Playing on the words Ad Astra from the Kansas state motto, Laura Berman decided to call the show of her most recent work at Pioneer Bluffs “Ex Astris”—not to, but from the stars. It indicates that, in this phase of her artistic career, she feels uniquely connected with stars, novas, supernovas, the ever-changing cosmos. Earlier, Laura already received much recognition with her “rock art” prints and installations (one of her shows was called “Between a Rock and an Art Place”); at the time, her rocks showed their relationship with the earth. Now she connects her rocks to the sky.
A logical development, says Laura. “As far away as the middle of Kansas is from other places, it is one of the most ideal locations to connect with the sky, with the stars, with ‘greater things.’ I find its remoteness actually closer to everything, the universe, than most places I have ever been.” Rocks grow from under ground… stars circulate above earth… eventually the stars make the rocks. She made the rational decision this time to concentrate on these stellar linkages.
Laura’s rocks, in whichever connection, as prints as well as building stones of installations are playful, humorous, sometimes ironic—and foremost extraordinary colorful. It must be her background. Born in Barcelona, Spain in the 1970s, her roots are equal parts traditional and hippie/disco; she credits her infinite love for saturated color and bold pattern on these stylistic eras and her cultural relationship with Spain, where she returned many times including as artist in residence in El Bruc, near Mont Serrat, where she found so many of the real rocks with which she built her enormous collection. The fact that she studied art in festive New Orleans may also have contributed to her development as an ardent colorist. “I am fascinated by the plasticity of color. In plastics, color is really infused in the material and not dependent on the material itself, like a bark of a tree would be. In man-made processes we can infuse and put in any color we want. That’s what I am doing—and I am working with color that is not nature-based.”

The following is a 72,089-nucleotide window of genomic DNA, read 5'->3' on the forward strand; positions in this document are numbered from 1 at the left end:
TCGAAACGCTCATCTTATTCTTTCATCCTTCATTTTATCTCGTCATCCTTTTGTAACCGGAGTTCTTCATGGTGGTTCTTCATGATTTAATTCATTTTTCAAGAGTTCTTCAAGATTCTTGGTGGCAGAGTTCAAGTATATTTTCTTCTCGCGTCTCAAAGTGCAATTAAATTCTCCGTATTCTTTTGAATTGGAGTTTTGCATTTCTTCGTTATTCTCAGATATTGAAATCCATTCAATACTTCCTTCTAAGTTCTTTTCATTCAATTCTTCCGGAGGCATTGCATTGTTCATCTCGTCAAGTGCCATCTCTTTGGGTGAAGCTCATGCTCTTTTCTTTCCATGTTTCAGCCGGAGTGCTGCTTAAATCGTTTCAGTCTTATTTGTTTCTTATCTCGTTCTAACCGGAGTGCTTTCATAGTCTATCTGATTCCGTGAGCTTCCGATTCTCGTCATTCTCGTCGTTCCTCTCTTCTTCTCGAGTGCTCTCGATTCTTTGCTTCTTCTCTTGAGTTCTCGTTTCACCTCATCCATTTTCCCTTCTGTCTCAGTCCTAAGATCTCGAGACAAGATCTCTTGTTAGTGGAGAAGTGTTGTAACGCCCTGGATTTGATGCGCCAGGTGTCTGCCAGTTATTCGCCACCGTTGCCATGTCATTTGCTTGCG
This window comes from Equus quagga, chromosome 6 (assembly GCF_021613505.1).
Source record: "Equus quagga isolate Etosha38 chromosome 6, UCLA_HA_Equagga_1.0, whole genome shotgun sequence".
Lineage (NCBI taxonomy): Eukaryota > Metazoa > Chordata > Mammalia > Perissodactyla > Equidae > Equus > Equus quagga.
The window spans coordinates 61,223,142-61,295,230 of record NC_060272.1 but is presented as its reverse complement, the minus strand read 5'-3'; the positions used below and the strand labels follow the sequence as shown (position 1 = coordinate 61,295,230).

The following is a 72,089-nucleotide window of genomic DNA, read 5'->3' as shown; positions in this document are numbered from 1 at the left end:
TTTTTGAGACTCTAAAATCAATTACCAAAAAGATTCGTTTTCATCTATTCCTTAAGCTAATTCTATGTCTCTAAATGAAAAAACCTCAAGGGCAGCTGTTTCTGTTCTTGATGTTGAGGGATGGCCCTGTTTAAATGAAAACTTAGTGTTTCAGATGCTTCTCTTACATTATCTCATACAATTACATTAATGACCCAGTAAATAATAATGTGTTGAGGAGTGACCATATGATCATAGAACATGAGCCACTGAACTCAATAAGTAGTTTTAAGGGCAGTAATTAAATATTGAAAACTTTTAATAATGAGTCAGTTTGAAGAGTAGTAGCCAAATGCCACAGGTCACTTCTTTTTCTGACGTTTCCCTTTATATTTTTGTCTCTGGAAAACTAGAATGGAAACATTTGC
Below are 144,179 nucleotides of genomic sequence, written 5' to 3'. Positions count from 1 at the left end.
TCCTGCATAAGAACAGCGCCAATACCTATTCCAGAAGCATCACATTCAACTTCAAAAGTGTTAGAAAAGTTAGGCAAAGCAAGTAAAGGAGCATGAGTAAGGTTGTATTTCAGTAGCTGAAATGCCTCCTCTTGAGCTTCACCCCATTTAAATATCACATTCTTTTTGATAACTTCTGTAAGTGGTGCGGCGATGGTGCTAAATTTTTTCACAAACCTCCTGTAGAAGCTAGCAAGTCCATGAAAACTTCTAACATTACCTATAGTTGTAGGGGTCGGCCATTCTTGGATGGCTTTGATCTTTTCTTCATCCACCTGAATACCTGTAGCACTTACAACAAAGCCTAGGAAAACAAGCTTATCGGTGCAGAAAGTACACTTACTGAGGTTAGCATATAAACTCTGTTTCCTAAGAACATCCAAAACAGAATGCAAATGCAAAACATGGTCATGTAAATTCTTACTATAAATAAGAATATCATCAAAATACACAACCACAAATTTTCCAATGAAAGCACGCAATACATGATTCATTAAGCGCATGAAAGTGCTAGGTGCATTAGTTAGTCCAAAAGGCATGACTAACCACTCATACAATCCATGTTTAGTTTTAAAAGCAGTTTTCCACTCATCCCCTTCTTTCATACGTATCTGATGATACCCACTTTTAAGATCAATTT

Laura just wanted to paint rocks. Still wants to. “These inanimate objects are not asking me questions, they don’t need anything from me, they are just there for me and my experiments.” She focuses on relationships and recombination of forms, which relates to her nomadic history of relocation and travel; and she outfits her rocks truly in bursts of color. Although a printmaker par excellence (since 2002, she is an Associate Professor of Printmaking at the Kansas City Art Institute), Laura’s work includes many site-specific installations. “All She Ever Wanted Was Everything” (2009) was an expansive polymorphic wall installation consisting of nearly one-thousand hand-cut intaglio prints of rocks; it appears climbing walls, or hovering way above the floor. In 2013, she hopes to realize a new installation in situ on the prairie near Matfield Green, as one of the participating international artists in an experience called EARTH – Sites and Structures; the working title for this project is “Form Field.”
Laura Berman’s rock collection has already travelled with her through thirty-something dwellings–in ten states and two countries. Hundreds of artifacts document and archive her life’s trajectory and memories. A series titled “Re-Collection” features vividly colored prints inspired by her rock findings and other discoveries. Again, she uses color to transcend what the images are.
At Pioneer Bluffs, Laura’s work is dominated by dynamic relationships of color, pattern and natural-themed imagery. Included are two new series of prints—one of monoprints with flat colors and layers related to supernovas and having an “exploding” composition; and one suite of flower prints related to floral patterns from her childhood clothes. Together with her rock collection imagery, these prints tell a strong story of an artist connecting to her own life through past and present interests.
Matfield Green, July 2015